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Linear forms and complete metric space

by quasar987
Tags: forms, linear, metric, solved, space
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quasar987
#1
Nov11-07, 03:15 PM
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1. The problem statement, all variables and given/known data
Question:

Let L be a linear functional/form on a real Banach space X and let {x_k} be a sequence of vectors such that L(x_k) converges. Can I conclude that {x_k} has a limit in X?

It would help me greatly in solving a certain problem if I knew the answer to that question.

3. The attempt at a solution

The natural approach is to try to show that {x_k} is Cauchy.

Since the sequence of real numbers {L(x_k)} converges, then it is Cauchy, so for n,k large enough,

[tex]|L(x_k)-L(x_n)|=|L(x_k - x_n)|<\epsilon[/tex]

Now what??
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ZioX
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Nov11-07, 03:25 PM
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If L is not invertible what can happen?
morphism
#3
Nov11-07, 03:27 PM
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edit: removing my too explicit hint.

ZioX
#4
Nov11-07, 03:30 PM
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Linear forms and complete metric space

Boo. I'm sure he could have figured it out on his own.

What is the particular quandary?

Edit: Suppose L is invertible! What can you say then?
quasar987
#5
Nov11-07, 03:39 PM
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Too late morphism! :D
quasar987
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Nov11-07, 03:42 PM
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Anyway, guys, in the problem I'm working on, I must show that in a particular situation, the x_k do have a limit in X.

Are you willing to help with the general problem?

If so, I will type it out. Not very long, but a little complicated notation-wise.
quasar987
#7
Nov11-07, 04:00 PM
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It's at the core, a problem on measure theory.

Let [tex]\mathcal{L}^2(\mathbb{R})[/tex] denote the space of square-integrable functions f on R (with respect to the Lebesgue sigma-algebra and Lebesgue measure [itex]\lambda[/itex]) and let [tex]\mathcal{L}^2_{\lambda}(\mathbb{R})[/tex] denote the space of their equivalence classes f where f=g if f=g almost everywhere. [f]+[g]=[f+g] and c[f]=[cf] are well defined.

Now with the norm

[tex]||\mathbf{f}||_2=\int_{-\infty}^{+\infty}|f(x)|^2dx[/tex]

[tex](\mathcal{L}^2_{\lambda}(\mathbb{R}),||||_2)[/tex] is a real Banach space.

A continuous linear form on [tex](\mathcal{L}^2_{\lambda}(\mathbb{R}),||||_2)[/tex] is a linear form [tex]L:\mathcal{L}^2_{\lambda}(\mathbb{R})\rightarrow \mathbb{R}[/tex] such that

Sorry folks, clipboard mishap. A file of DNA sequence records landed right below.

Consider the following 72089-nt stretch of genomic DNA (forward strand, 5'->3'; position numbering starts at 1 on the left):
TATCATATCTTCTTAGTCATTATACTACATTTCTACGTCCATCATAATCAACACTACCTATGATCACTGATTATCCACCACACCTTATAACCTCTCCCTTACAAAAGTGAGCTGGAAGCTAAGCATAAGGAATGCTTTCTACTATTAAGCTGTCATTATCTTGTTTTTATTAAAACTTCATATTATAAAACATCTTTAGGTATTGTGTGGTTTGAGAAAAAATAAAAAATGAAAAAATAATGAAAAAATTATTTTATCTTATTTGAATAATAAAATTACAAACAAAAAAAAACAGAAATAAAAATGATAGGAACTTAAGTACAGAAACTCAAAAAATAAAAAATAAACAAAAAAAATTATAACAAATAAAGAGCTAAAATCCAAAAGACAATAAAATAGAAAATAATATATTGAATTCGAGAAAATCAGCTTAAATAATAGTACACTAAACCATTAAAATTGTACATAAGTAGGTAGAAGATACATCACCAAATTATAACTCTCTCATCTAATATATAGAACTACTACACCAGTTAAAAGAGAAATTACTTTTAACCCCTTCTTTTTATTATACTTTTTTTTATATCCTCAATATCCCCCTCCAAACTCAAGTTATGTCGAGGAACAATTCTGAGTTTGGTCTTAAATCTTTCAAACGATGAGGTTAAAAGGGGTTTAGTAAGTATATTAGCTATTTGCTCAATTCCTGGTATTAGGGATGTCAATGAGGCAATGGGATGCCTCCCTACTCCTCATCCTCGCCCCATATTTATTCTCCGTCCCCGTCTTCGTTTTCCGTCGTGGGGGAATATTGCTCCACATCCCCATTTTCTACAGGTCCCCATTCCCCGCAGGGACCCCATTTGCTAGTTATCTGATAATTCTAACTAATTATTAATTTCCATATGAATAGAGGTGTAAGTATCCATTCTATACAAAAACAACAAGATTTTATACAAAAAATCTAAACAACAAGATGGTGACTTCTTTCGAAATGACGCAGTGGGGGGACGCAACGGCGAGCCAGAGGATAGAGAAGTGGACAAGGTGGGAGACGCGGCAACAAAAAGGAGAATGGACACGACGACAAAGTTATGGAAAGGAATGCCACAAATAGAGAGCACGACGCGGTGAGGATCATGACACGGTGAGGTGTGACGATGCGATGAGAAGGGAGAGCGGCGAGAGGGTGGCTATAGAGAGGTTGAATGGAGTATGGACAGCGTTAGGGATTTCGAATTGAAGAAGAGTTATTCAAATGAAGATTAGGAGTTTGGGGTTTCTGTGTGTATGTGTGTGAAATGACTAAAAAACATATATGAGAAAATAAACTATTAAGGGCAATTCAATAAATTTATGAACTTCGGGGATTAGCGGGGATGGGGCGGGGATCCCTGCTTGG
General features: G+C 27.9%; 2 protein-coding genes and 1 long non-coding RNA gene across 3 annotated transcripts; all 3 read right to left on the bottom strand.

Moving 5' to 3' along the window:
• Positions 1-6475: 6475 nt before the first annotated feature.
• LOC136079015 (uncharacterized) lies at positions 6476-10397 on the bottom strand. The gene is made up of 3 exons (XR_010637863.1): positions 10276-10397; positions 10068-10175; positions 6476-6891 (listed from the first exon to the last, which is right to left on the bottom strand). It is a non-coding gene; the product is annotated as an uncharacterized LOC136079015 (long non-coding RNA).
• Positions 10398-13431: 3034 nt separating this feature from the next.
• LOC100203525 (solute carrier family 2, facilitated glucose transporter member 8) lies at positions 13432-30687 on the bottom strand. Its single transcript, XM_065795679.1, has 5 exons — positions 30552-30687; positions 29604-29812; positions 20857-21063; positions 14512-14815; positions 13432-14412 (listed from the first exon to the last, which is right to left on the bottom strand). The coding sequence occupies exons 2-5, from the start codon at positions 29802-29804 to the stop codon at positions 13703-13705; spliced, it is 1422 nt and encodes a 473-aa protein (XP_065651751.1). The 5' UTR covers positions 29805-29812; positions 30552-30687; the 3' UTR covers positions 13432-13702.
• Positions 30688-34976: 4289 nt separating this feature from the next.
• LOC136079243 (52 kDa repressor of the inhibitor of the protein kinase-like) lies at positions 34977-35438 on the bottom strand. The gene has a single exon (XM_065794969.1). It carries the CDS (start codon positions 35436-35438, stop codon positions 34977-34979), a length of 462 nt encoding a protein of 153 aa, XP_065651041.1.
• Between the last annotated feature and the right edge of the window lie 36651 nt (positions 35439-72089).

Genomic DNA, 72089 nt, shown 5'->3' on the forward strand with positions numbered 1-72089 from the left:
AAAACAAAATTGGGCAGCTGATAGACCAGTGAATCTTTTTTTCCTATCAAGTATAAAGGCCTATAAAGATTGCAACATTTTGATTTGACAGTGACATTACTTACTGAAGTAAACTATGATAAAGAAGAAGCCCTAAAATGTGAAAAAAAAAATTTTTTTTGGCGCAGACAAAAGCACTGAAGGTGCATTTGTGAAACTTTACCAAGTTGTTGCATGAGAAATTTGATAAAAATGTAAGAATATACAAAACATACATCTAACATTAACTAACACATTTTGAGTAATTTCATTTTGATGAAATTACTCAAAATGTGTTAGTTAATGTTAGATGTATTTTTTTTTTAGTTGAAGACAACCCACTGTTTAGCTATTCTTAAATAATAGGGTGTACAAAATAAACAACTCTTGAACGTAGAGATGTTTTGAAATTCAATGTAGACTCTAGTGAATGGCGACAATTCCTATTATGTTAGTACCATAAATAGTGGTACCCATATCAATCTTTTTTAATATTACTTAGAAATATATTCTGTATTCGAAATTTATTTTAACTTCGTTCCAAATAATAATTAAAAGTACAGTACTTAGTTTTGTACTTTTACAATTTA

[tex]||L||=\sup\left\{\frac{|L(\mathbf{f})|}{||\mathbf{f}||_2}: \mathbf{f}\neq \mathbf{0}\right\}=\sup\left\{|L(\mathbf{f})|:||\mathbf{f}||_2=1\right\ }<+\infty[/tex]

Now consider a sequence [tex]\mathbf{g}_k\in \mathcal{L}^2_{\lambda}(\mathbb{R})[/tex] be such that

[tex]||\mathbf{g}_k||_2=1[/tex] and [tex]\lim_{k\rightarrow\infty}L(\mathbf{g}_k)=||L||[/tex]

Show that [tex]\mathbf{g}_k[/tex] has a limit in [tex]\mathcal{L}^2_{\lambda}(\mathbb{R})[/tex].
morphism
#8
Nov11-07, 08:39 PM
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Is L a fixed functional? If so, I don't think this is true. Try constructing a counterexample using the zero functional.
quasar987
#9
Nov11-07, 09:00 PM
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Apologies!

There is an additional hypothese! L is a non-identically vanishing functional!
morphism
#10
Nov11-07, 09:43 PM
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I'm tempted to use the Riesz representation theorem: we know there is a nonzero f in L^2 such that L(g)=<f,g> for all g in L^2, and ||L||=||f||_2.

Now consider ||f - g_n||[itex]_2^2[/itex]. (Hint: apply the polarization identity, and use the fact that <f,g_n> -> ||f||.) Try to see if you can guess what (g_n) converges to using this.
quasar987
#11
Nov12-07, 12:04 PM
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We are not to use this theorem in this problem, because in a sense, the whole problem sheet comes down to showing explicitely that the Riesz representation theorem hold in the case of L². No prior knowledge of functional analysis should be needed to do this problem.

Someone told me he succeeded in answering this question by effectively proving that the sequence g_k was Cauchy!
morphism
#12
Nov13-07, 08:35 AM
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Did you manage to do it without Riesz?
quasar987
#13
Nov13-07, 04:30 PM
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Yes, with the help of aforementioned person. :)

With the parallelogram identity, we reduce the problem to showing [tex]||\mathbf{g}_k+\mathbf{g}_{k+p}||_2^2 \rightarrow 4[/tex]

Then notice that because ||L|| is the sup,

[tex]\frac{L(\mathbf{g}_k+\mathbf{g}_{k+p})}{||\mathbf{g}_k+\mathbf{g}_{k+p} ||_2}\leq ||L|| \ \ \ \ \ \ (*)[/tex]

On the other hand, write out the facts that L(g_k)-->||L|| and L(g_{k+p})-->||L|| and add the inequalities to obtain

[tex]L(\mathbf{g}_k+\mathbf{g}_{k+p})>2(||L||-\epsilon')[/tex]

Combine with equation (*) to obtain an inequality involving [tex]||\mathbf{g}_k+\mathbf{g}_{k+p}||_2[/tex] and [tex]\epsilon'[/tex]. Show that to any [tex]\epsilon>0[/tex], you can find an [tex]\epsilon'(\epsilon)[/tex] such that [tex]4-||\mathbf{g}_k+\mathbf{g}_{k+p}||_2^2<\epsilon^2[/tex] for k large enough.


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